As this post deals mainly with physics, there are two things you should bear in mind. The first is a previous post when I threw in an offhand comment about the waste water plumbing for the washing machine, and the second is that I have almost no sense of smell. So while I am rather frighteningly obsessed with cleaning, I missed the gradual but pervasive stench of unwashed laundry. Such things were especially frustrating as I was actually doing laundry.
Had Brown not noticed the smell, things would likely have gotten pretty bad. As it was, we caught the problem before the towels got too crusty. We weren’t really sure what was causing it but we had a pretty good idea that the washer wasn’t draining its waste water properly. It was draining, obviously, as a full load of laundry generates around 45 gallons of waste water and you’d likely notice something was amiss as you splashed your way through the basement to add the fabric softener.* But there was a definitely a problem.
I threw environmentalism to the wind and ran the same load of laundry four times. I added detergent at the beginning of the first cycle and then let it run without soap for the other three. At the end of the experiment, the laundry was still full of suds. And dirt. And dog hair. And … moving on.
Thus, one of two problems. Either the washer is busted or the waste water discharge plumbing is faulty. In most households it’s usually the former but… well, we’ve got a This:
I decided to err on the side of physics and called a plumber first. He came out, poked at some stuff, and said the This wasn’t too unusual but was not recommended and was certainly not up to code. The quickest solution was to unhook the waste water from the This, which was connected to the city sewers, and run it into the septic tank.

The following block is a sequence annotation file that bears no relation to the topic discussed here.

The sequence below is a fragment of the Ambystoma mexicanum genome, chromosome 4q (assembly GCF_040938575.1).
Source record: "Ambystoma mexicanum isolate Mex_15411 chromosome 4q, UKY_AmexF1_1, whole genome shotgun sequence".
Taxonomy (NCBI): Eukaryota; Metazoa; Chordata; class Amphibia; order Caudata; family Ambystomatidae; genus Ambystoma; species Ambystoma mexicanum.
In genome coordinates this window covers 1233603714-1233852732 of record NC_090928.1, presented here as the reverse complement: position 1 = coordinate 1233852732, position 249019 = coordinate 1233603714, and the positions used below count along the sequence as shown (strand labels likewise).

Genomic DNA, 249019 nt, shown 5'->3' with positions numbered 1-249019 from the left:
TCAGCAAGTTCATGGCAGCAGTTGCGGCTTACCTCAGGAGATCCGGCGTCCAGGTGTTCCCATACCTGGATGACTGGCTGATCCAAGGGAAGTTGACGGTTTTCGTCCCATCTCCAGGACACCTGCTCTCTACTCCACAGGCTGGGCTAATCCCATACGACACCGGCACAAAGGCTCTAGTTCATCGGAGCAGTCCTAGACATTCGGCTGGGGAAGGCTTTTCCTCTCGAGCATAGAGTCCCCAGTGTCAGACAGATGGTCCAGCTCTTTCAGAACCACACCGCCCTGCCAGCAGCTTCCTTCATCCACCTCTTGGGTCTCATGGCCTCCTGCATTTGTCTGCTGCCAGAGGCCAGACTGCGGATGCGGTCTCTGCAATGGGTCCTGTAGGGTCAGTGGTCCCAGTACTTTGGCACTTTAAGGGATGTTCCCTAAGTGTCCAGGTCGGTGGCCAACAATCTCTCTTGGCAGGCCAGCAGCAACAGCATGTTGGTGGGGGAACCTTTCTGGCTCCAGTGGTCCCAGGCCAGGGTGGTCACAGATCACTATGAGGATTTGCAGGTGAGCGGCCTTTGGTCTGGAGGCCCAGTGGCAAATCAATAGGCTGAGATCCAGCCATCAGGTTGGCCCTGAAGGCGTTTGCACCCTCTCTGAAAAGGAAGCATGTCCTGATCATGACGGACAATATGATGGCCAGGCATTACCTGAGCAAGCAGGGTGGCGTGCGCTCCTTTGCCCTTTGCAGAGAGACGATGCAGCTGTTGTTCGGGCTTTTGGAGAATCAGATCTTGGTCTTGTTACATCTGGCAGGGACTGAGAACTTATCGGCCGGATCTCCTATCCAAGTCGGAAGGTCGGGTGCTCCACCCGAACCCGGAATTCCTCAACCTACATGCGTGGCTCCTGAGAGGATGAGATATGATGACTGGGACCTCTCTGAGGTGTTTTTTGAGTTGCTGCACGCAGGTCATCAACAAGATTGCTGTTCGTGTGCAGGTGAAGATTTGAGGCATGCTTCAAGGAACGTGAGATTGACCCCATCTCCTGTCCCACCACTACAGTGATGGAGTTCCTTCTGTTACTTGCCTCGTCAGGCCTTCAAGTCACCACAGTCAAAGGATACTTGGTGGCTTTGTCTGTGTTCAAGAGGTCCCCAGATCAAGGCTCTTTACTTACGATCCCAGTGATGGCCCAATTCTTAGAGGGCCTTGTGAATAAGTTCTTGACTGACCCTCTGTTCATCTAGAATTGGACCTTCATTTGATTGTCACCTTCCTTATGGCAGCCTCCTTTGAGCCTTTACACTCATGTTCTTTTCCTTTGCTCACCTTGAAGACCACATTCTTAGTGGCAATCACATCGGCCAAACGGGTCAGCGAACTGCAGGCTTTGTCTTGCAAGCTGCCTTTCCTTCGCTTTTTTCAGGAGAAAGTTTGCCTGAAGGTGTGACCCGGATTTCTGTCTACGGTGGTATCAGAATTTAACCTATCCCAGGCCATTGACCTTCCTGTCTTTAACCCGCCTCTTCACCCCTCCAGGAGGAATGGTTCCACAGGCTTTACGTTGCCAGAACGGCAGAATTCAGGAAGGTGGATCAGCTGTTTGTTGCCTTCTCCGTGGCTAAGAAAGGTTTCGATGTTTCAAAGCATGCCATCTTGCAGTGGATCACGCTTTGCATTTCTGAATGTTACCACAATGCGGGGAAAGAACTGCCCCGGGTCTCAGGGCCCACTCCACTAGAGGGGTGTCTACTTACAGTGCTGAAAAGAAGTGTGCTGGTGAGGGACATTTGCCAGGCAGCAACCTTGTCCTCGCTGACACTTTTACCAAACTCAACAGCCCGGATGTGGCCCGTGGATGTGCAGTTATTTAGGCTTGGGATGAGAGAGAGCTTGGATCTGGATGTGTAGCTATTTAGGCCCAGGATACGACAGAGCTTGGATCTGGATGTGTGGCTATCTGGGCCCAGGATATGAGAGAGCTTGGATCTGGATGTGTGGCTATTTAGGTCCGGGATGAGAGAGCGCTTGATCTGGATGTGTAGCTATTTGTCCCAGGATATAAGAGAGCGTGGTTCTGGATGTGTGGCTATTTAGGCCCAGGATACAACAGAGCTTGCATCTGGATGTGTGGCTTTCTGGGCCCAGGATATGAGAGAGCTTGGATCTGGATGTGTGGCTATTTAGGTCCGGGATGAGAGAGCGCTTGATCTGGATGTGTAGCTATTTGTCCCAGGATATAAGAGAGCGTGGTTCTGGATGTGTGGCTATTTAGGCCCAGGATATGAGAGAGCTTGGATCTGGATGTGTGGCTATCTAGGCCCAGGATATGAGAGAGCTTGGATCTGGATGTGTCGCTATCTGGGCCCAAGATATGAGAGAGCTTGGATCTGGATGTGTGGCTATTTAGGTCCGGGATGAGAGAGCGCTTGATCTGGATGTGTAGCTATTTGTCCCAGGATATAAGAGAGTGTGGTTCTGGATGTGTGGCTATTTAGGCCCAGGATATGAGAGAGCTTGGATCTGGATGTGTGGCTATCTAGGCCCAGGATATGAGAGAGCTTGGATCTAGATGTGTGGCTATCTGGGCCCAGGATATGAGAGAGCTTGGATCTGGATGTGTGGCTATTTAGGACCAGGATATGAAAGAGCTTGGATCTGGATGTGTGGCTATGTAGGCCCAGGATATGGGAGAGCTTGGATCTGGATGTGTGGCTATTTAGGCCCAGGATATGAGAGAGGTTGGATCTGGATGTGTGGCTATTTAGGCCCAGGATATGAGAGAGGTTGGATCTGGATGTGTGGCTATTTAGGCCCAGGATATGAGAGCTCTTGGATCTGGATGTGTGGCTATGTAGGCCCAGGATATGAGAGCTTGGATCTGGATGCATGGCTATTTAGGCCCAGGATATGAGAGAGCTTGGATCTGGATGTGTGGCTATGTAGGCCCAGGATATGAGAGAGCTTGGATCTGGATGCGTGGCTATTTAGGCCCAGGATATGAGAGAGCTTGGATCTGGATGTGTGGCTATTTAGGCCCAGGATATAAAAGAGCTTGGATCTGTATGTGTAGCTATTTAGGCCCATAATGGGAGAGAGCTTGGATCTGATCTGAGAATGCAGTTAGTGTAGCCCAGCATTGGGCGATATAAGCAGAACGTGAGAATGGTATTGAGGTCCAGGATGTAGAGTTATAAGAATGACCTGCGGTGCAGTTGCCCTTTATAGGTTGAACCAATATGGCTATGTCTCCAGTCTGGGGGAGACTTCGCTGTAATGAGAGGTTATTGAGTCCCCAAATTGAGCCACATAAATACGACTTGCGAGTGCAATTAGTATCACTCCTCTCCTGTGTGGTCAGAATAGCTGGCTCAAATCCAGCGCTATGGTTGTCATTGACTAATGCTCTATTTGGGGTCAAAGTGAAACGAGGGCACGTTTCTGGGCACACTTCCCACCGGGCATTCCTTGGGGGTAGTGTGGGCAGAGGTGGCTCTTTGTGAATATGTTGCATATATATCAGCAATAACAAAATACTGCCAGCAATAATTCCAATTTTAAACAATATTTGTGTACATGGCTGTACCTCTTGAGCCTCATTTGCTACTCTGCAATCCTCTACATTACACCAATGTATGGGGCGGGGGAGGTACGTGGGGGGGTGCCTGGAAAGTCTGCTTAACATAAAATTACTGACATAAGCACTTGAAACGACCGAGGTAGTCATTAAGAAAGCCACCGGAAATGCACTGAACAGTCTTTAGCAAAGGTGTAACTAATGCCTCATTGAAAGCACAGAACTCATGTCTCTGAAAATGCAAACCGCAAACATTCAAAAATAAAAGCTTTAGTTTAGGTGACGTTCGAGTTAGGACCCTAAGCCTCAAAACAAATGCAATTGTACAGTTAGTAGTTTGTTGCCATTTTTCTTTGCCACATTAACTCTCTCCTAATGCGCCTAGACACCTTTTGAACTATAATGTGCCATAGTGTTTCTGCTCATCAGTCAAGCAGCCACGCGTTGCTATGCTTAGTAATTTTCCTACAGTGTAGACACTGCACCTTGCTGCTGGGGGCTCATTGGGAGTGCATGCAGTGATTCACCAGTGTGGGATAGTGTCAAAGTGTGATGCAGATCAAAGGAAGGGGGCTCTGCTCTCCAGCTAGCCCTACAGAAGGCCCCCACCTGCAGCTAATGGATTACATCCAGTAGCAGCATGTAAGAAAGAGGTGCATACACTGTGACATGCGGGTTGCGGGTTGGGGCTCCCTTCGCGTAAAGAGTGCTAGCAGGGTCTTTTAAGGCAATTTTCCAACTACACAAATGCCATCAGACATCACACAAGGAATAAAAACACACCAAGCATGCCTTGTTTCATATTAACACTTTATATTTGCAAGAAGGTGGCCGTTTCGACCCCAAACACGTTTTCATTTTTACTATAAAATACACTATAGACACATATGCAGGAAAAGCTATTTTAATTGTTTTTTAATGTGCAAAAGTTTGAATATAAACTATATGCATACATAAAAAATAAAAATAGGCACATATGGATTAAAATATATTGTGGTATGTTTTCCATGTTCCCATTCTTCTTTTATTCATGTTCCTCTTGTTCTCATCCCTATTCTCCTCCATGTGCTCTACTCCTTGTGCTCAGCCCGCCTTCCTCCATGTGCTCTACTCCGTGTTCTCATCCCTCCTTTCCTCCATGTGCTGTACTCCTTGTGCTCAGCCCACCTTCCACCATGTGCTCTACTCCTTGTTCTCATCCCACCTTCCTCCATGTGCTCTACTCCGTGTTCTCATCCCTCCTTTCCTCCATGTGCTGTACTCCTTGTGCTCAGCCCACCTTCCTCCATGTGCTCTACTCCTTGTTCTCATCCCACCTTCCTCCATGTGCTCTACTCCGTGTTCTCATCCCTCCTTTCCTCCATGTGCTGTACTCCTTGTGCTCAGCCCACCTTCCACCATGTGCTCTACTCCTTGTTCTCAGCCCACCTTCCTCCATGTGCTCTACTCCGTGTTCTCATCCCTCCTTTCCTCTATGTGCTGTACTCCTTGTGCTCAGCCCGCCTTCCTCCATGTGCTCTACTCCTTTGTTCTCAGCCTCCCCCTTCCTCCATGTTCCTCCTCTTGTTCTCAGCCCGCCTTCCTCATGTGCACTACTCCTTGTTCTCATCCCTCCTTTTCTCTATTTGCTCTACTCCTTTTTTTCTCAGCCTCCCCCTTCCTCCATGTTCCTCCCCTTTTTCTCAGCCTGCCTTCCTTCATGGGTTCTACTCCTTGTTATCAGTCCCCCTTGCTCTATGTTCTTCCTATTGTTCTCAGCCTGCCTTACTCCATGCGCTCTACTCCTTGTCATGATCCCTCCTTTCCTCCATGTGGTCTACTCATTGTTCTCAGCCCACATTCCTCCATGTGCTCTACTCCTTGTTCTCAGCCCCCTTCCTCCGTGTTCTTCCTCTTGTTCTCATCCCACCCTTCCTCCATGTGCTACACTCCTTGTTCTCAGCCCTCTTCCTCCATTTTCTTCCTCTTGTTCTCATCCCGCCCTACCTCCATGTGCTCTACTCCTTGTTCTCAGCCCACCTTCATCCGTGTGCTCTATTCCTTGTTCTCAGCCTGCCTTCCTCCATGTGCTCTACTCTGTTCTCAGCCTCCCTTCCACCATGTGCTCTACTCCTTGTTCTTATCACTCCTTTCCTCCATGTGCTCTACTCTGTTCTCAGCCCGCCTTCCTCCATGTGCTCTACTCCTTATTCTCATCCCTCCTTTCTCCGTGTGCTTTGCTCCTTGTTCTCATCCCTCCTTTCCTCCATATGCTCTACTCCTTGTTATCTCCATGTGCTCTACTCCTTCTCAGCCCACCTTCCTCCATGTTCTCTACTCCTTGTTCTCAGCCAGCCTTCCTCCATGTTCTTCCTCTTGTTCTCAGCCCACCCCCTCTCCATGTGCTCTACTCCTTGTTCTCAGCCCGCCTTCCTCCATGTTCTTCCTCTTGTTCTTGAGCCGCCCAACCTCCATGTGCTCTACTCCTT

A little history on the septic tank is needed. When we made an offer on the house, we were told the septic tank had not been used in ten years. We said we wanted it inspected anyhow. They said they had lost the septic tank. We said how do you lose a septic tank it is a giant metal vat filled with poo. They said shit happens. We said hardy-har find it and inspect it, k thx. So they hired a septic tank inspector who ran a specialized poo-camera through the pipes, located the tank, and said it was in great shape. So we’ve got that going for us. Which is nice.
Back in our present fiasco, the plumber checked the condition of the old pipe that ran from the washer to the septic tank. He gave it a clean bill of health and said the This was most likely installed at the same time the entire house was converted from septic to sewer, not because the waste water pipe leading to the septic tank was damaged. The plumber ran a few test loads, said that everything looked fine, then capped the top of the This so any sewage line mishaps wouldn’t splash all over the clean laundry.
There’s still the chance that there is a problem in the pipe or the line, but we’ll know only after water backs up and floods the basement. A washer repairman coming Friday to see if the problem is washer-related, but I’ve run a few loads since we bypassed the This and things seem okay. Time will tell.
* I loathe fabric softener.